Research Article | Open Access

G. M. Gharib, "Surfaces of a Constant Negative Curvature", *International Journal of Differential Equations*, vol. 2012, Article ID 720687, 17 pages, 2012. https://doi.org/10.1155/2012/720687

# Surfaces of a Constant Negative Curvature

**Academic Editor:**Wenming Zou

#### Abstract

I study the geometric notion of a differential system describing surfaces of a constant negative curvature and describe a family of pseudospherical surfaces for the nonlinear partial differential equations with constant Gaussian curvature .

#### 1. Introduction

In recent decades, a class of transformations having their origin in the work by Bäcklund in the late nineteenth century has provided a basis for remarkable advances in the study of nonlinear partial differential equations (NLPDEs) [1]. The importance of Bäcklund transformations (BTs) and their generalizations is basically twofold. Thus, on one hand, invariance under a BT may be used to generate an infinite sequence of solutions for certain NLPDEs by purely algebraic superposition principles. On the other hand, BTs may also be used to link certain NLPDEs (particularly nonlinear evolution equations (NLEEs) modelling nonlinear waves) to canonical forms whose properties are well known [2, 3]. Nonlinear wave phenomena have attracted the attention of physicists for a long time. Investigation of a certain kind of NLPDEs has made great progress in the last decades. These equations have a wide range of physical applications and share several remarkable properties [4–6]: (i) the initial value problem can be solved exactly in terms of linear procedures, the so-called “inverse scattering method (ISM);” (ii) they have an infinite number of “conservation laws;” (iii) they have “BTs;” (iv) they describe pseudo-spherical surfaces (pss), and hence one may interpret the other properties (i)–(iii) from a geometrical point of view; (v) they are completely integrable [1, 3]. This geometrical interpretation is a natural generalization of a classical example given by Chern and Tenenblat [2] who introduced the notion of a differential equation (DE) for a function that describes a pss, and they obtained a classification for such equations of type (). These results provide a systematic procedure to obtain a linear eigenvalue problem associated to any NLPDE of this type [7].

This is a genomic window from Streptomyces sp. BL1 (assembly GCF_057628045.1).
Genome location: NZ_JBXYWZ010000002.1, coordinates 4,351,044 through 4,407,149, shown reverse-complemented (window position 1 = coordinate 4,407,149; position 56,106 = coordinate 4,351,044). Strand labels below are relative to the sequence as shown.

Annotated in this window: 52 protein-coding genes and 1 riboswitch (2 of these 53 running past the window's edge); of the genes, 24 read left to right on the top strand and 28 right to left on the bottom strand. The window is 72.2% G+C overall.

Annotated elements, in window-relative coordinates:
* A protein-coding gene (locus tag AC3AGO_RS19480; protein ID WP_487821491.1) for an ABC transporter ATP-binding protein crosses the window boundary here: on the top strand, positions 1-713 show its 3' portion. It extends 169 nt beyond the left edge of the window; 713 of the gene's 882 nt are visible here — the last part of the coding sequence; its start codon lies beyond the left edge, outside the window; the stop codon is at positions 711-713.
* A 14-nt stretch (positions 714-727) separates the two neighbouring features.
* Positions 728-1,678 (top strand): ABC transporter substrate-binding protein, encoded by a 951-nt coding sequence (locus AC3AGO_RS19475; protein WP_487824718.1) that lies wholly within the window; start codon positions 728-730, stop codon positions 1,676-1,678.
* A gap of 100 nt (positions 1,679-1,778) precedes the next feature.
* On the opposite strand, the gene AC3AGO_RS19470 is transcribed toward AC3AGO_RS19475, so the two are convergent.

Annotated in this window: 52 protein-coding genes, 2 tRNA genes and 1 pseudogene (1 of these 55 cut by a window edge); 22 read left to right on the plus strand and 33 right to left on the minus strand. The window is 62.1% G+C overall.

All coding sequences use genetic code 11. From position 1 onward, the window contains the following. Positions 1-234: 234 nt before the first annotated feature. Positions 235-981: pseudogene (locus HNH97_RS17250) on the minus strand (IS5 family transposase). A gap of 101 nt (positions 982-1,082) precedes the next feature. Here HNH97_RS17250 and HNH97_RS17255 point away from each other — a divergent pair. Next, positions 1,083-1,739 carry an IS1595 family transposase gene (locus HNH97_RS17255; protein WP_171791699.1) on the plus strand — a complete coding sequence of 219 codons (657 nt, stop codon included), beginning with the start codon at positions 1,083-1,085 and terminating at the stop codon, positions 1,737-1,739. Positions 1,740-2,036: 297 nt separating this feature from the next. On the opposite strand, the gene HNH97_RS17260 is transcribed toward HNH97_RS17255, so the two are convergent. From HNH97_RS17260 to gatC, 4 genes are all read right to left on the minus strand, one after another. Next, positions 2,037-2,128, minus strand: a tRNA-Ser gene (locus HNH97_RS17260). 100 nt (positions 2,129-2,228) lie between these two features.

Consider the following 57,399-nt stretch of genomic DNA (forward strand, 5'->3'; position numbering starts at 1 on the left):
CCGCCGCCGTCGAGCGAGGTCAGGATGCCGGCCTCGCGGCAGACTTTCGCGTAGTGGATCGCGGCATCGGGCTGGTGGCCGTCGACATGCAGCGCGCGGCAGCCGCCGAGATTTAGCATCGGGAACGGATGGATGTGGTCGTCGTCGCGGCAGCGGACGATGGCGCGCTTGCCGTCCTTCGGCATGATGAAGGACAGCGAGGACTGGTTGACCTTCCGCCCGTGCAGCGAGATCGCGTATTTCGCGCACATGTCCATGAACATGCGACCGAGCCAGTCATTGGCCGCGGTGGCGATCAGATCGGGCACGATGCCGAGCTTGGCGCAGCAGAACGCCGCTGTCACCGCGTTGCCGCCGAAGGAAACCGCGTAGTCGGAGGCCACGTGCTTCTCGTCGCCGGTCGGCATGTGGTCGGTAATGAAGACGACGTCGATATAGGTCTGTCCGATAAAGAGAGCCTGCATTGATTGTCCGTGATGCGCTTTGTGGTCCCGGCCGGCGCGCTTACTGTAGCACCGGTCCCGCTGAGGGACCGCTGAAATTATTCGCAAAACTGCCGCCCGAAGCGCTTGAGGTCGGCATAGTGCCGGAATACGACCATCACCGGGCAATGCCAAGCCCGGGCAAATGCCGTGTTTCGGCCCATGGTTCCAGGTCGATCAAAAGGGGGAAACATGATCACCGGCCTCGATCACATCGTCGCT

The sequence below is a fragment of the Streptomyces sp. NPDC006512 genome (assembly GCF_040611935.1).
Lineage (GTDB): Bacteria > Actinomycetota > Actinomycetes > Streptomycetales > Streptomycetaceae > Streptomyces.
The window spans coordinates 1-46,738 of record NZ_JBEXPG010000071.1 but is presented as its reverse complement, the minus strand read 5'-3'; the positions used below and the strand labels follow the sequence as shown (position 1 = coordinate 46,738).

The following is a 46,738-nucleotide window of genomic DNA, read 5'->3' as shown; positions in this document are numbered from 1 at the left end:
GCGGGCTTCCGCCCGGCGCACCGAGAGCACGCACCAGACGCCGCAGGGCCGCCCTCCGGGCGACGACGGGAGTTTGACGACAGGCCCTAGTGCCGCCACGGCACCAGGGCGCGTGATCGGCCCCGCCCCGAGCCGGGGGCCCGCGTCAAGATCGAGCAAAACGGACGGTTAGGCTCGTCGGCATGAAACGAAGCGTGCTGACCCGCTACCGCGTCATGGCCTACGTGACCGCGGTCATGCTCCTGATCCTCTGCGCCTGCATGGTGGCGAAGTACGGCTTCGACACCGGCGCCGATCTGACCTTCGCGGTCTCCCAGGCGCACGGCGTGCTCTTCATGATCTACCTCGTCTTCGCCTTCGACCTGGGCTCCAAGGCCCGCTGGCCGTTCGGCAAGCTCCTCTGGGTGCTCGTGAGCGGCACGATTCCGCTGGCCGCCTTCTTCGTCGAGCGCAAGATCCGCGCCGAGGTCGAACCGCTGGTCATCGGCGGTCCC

Sasaki [6] gave a geometrical interpretation for inverse scattering problem (ISP), considered by Ablowitz et al. [4], in terms of pss. Based on this interpretation, one may consider the following definition.

Let be a two-dimensional differentiable manifold with coordinates (). A DE for a real function describes a pss if it is a necessary and sufficient condition for the existence of differentiable functions: depending on and its derivatives such that the one-forms satisfy the structure equations of a pss, that is,

This structure was considered for the first time by Chern and Tenenblat [2], motivated by Sasaki’s observation [6] that the equations which are the necessary and sufficient condition for the integrability of a linear problem of Ablowitz, Kaup, Newell, Segur-(AKNS-) type [4, 7–12] do describe pss. Its importance, in the present context, arises from the fact that the connection between pss and integrability of DEs goes well beyond the AKNS framework, as will be explained in Section 2. A DE for a real-valued function is kinematically integrable if it is the integrability condition of a one-parameter family of linear problems [13–20]: in which and are -valued functions of , and ( and its derivatives) up to a finite order. Thus, an equation is kinematically integrable if it is equivalent to the zero curvature condition: where , for each (spectral parameter or eigenvalue). In addition, a DE will be said to strictly kinematically integrable if it’s kinematically integrable and diagonal entries of the matrix introduced above are and .

The main aim of this paper is to use the geometric properties and differentiable functions in the construction of BTs for some NLEEs which describe pss.

The paper is organized as follows. In Section 2 we summarize the AKNS formulation of the ISM using the language of exterior differential forms; this language is very useful for geometry. The correspondence between NLEEs and their families of pss is established in Section 3. In Section 4 we find the BTs for some NLEEs (Liouville, Burgers, and sinh-Gordon equations, a third-order evolution equation (TOEE), a modified Korteweg-de Vries (mKdV) equation, and both families of equations I and II) which describe pss. Finally, we give some conclusions in Section 5.

#### 2. The AKNS System for Some NLEEs